Pataudi - Nawab Of Cricket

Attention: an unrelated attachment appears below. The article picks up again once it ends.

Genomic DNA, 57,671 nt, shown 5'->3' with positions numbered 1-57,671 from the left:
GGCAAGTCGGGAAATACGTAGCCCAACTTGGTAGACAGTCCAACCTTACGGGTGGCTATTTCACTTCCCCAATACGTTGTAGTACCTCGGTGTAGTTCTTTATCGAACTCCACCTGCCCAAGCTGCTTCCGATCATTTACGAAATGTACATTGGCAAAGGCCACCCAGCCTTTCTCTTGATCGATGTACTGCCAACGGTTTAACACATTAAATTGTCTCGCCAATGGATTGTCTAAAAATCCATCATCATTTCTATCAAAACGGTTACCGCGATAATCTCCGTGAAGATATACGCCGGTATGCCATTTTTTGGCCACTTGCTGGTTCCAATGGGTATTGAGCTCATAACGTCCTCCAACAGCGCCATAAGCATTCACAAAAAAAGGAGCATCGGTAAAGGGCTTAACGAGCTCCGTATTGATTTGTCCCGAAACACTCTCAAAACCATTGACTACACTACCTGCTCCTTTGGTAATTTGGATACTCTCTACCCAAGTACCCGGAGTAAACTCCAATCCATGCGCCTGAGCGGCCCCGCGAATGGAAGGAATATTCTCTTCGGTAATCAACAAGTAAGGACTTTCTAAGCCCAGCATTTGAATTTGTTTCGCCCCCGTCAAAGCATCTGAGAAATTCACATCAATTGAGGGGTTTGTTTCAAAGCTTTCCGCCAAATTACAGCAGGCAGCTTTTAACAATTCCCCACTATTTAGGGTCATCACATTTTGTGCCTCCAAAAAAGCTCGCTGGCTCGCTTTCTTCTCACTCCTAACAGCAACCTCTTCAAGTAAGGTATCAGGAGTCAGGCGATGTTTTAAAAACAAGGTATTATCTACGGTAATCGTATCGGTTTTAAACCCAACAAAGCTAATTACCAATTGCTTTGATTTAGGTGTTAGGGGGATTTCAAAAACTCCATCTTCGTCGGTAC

Essays by: Farokh Engineer, Abbas Ali Baig, Bishan Bedi, Mike Brearley, David Woolley, Naseeruddin Shah, Sunil Gavaskar, Ian Chappell, N. Ram, Tony Lewis, Vijay Merchant, M.J. Akbar, Suresh Menon, Ray Robinson, Mudar Patherya, Rajdeep Sardesai, John Woodcock, Rahul Dravid, Robin Marlar, Ted Dexter, Mike Coward, Saba Ali Khan, Soha Ali Khan March 1962: The Indian team to West Indies had just lost its captain, Nari Contractor, to a sickening head injury. A strapping young man, playing only his fourth Test, walked out for the toss with Frank Worrell at Bridgetown. At twenty-one, he was not only the youngest member of the team, but also the youngest to captain a Test side. He had returned to playing cricket only months after an accident that left him with vision in only one eye. For the next decade, Mansur Ali Khan Pataudi, or 'Tiger', was the undisputed 'Nawab' of Indian cricket, captaining in all but six of the forty-six Tests he played, forging a national identity in a team often divided along regional lines, proving a game-changer by raising the standard of fielding and by unleashing a famed quartet of spinners, the likes of which the world had not seen. In Pataudi: Nawab of Cricket, players, writers, editors, actors, friends and opponents reminisce about their association with Tiger. This extraordinary anthology brilliantly put together by Suresh Menon, arguably India's best sports writer and journalist offers a fascinating portrait of a cricketer and a gentleman whose contribution to Indian cricket went beyond the number of Tests he played and the runs he scored.